‘The truth of the story lies in the details,’ wrote American writer Paul Auster. I’ve only actually met Giuseppe Ferrara twice, the first time being in Westward House on Wednesday 4th May where he was talking to Hayley Temple. In the course of a conversation about the history of the building, he said he had photographs I might find interesting. Most particularly of the Hall ceiling. Of course I was interested and was thrilled to bits to hear on May 12th that Paul Hunter, the Contract Administrator, had given the ‘ok’ for any of Giuseppe’s photos taken while acting as Clerk of Works to be used in HighTimes. Because of this, I can now fill in gaps in the story regarding things happening to the building in areas beyond my reach.
Quite literally, anything up on the roof is clearly beyond the reach of me and my camera and it has been entrancing to see shots that have been taken up there. I will share more of them in the future, but it was at about this time that Giuseppe photographed what I have always called the ‘Little Bell Tower’ on the south gable. I now know its real purpose, but I’ll save that story for a later historical post. Up close, the distinctive, vented ‘Little Tower’ looks simply fantastic.
As you can see, the structure is a combination of lead and wood. Its ‘roof’ is certainly a lot more sculpted than I’d realised. The dome of the main Bell Tower seems to have been an octagonal cupola, but this one is four-sided. In architectural terms, a cupola is a structure that sits on a larger rooftop or dome. They can range in size from very basic and small, to extremely large and ornate. The small ones can be as simple as the vented boxes you often see on barns which are constructed with no access from inside. This is the category ours falls into – though with far greater ‘kerb-appeal’, clearly. According to the Architectural History of the Cupola, a cupola’s main function is to provide ventilation, removing moist air from the main building. The wooden vents on ours suggests it was designed to do this too.
I’ve always thought the structure rather reminiscent of a dove-cote and from Giuseppe’s close-up shots it appears that birds have indeed used it for nesting purposes at some time. Lovely to see. Nature has its own very natural way of filling up the gaps in things.
You may remember from an earlier post that the third floor of the north extension was added after the rest. Because of this, a 1950s flat-roof had to be joined to the gabled main building at roof level. To do this, a connecting section was created at the top of the north staircase, a heavy-duty clear plastic fanlight. Unless you looked up, you may not have been aware of it, but you certainly benefited from the light it let in, as did my favourite picture at the top of the stairs.
I also have other less pleasant memories of that same fanlight. Do you remember June 28th 2012, ‘Thunder Thursday’? I certainly do. My house flooded that evening and things would have been a lot, lot worse if I hadn’t seen the dark, lurid greenness of the sky through that very fanlight, heard the first heavy drops and headed for home. Nonetheless, I ultimately had to move out of the house for 3 months while it was repaired and had only been back in properly a month when the merger was announced. So I had first hand experience of the strip-out and reinstatement process long before I started to document this journey. Consequently, it’s been a tough four years.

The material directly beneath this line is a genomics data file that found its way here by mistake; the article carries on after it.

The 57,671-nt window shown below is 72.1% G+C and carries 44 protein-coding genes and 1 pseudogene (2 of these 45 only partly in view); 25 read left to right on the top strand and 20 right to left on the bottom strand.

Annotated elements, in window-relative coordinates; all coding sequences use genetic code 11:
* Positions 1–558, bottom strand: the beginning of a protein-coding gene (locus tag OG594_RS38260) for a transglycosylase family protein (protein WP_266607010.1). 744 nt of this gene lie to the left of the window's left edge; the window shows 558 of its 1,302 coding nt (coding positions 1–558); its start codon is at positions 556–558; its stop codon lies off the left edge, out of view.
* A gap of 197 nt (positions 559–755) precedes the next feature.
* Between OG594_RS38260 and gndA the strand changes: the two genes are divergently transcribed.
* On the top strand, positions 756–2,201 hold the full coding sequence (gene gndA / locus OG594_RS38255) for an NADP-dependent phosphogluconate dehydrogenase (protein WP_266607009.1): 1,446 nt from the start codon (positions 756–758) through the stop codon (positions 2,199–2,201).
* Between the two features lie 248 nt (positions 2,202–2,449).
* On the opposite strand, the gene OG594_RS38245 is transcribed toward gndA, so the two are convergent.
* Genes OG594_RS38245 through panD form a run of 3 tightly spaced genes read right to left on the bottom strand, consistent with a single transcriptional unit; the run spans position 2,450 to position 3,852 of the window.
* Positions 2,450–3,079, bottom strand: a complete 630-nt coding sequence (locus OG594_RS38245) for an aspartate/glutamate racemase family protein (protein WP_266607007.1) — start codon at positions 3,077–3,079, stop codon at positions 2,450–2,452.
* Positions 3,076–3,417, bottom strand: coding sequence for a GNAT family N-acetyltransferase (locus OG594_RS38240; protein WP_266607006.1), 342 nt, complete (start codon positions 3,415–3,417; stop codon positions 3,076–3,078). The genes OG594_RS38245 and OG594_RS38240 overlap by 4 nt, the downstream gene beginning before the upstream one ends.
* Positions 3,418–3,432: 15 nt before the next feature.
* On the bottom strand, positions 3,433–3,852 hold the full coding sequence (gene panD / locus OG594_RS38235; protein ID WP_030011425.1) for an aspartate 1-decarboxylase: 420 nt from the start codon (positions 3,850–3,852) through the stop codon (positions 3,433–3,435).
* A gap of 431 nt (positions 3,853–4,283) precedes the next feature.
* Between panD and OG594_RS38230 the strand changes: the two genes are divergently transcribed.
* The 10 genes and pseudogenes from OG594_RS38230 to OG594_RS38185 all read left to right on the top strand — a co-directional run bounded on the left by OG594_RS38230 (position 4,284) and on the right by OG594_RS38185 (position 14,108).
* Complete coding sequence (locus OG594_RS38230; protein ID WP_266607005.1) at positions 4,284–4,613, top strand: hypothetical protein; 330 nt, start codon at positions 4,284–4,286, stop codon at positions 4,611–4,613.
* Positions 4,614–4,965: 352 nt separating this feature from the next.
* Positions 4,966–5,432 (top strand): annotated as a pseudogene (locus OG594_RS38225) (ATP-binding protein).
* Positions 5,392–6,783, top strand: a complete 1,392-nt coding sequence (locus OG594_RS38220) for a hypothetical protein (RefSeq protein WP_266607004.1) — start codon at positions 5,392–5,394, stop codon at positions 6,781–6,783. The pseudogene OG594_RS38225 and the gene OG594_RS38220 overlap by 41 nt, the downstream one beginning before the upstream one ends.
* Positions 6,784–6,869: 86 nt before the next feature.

Wates had been in possession of the building for two months when Giuseppe took the photograph above on October 8th. The internal strip-out was already well underway by then and the photograph below must have been one of the last images taken of the staircase.
By October 29th, the beautiful old wood north staircase was sadly no-more – which still hurts a lot – though the fanlight was still in situ.
On November 29th, Giuseppe photographed the fanlight from the roof. Although in my time at Church High the plastic never let in water, from this perspective the structure appears a lot more flimsy. It isn’t really surprising that it was eventually completely removed.
Whilst I probably loved the Church High old building, in all its magnificent quirkiness, more than most, I have to admit the painstaking attention to detail of the renovation is admirable. Christine Sillis, EWA and Wates really are ‘future-proofing’ her. As Giuseppe’s photographs show, a sturdier glass fanlight has now been put in place.
I’ve observed this same attention to detail in the brickwork too. Where the building has been re-shaped in the past, the evidence was still there for all to see in the different colouring of the red bricks. A good example of this was in the side of the 1920s extension which used to be visible from the staffroom. The lighter brickwork clearly showed where extra windows once were and also a back doorway which could be exited via a small flight of stairs on the kitchen roof.
Wates are taking great pains to match up any new brickwork as close as possible, whichever part of the site they are working on and whatever the age of the adjoining bricks. I have seen good examples of this in the back courtyard and also the new Sports Hall entrance.
The area of brickwork needing building up again on April 21st was the edging of the new doorway which has been recently created in the north wall of the old building to provide access to the new build. As Clerk of Works, Giuseppe’s job is to keep a close eye on things like this on a day-to-day basis as the project progresses. From a personal point of view, it is good to know the building is in safe hands.